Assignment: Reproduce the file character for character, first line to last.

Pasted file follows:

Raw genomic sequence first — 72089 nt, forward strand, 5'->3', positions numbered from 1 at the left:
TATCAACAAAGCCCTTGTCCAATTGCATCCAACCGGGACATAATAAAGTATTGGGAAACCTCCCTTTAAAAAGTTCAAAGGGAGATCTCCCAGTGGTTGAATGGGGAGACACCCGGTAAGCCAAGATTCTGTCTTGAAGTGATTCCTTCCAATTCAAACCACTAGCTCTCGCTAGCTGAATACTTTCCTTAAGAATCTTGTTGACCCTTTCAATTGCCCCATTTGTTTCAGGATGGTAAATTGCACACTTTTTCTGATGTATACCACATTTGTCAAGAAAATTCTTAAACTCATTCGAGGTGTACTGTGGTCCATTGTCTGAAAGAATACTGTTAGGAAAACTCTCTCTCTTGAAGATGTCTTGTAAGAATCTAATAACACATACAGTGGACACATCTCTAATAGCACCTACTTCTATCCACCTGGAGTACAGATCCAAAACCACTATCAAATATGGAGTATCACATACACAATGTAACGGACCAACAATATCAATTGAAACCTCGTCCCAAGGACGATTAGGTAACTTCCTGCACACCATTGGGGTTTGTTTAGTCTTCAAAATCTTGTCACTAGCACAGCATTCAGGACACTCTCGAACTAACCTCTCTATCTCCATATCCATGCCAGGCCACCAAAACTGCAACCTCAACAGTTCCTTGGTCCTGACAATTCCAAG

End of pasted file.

Raw genomic sequence first — 72089 nt, forward strand, 5'->3', positions numbered from 1 at the left:
TATCAACAAAGCCCTTGTCCAATTGCATCCAACCGGGACATAATAAAGTATTGGGAAACCTCCCTTTAAAAAGTTCAAAGGGAGATCTCCCAGTGGTTGAATGGGGAGACACCCGGTAAGCCAAGATTCTGTCTTGAAGTGATTCCTTCCAATTCAAACCACTAGCTCTCGCTAGCTGAATACTTTCCTTAAGAATCTTGTTGACCCTTTCAATTGCCCCATTTGTTTCAGGATGGTAAATTGCACACTTTTTCTGATGTATACCACATTTGTCAAGAAAATTCTTAAACTCATTCGAGGTGTACTGTGGTCCATTGTCTGAAAGAATACTGTTAGGAAAACTCTCTCTCTTGAAGATGTCTTGTAAGAATCTAATAACACATACAGTGGACACATCTCTAATAGCACCTACTTCTATCCACCTGGAGTACAGATCCAAAACCACTATCAAATATGGAGTATCACATACACAATGTAACGGACCAACAATATCAATTGAAACCTCGTCCCAAGGACGATTAGGTAACTTCCTGCACACCATTGGGGTTTGTTTAGTCTTCAAAATCTTGTCACTAGCACAGCATTCAGGACACTCTCGAACTAACCTCTCTATCTCCATATCCATGCCAGGCCACCAAAACTGCAACCTCAACAGTTCCTTGGTCCTGACAATTCCAAG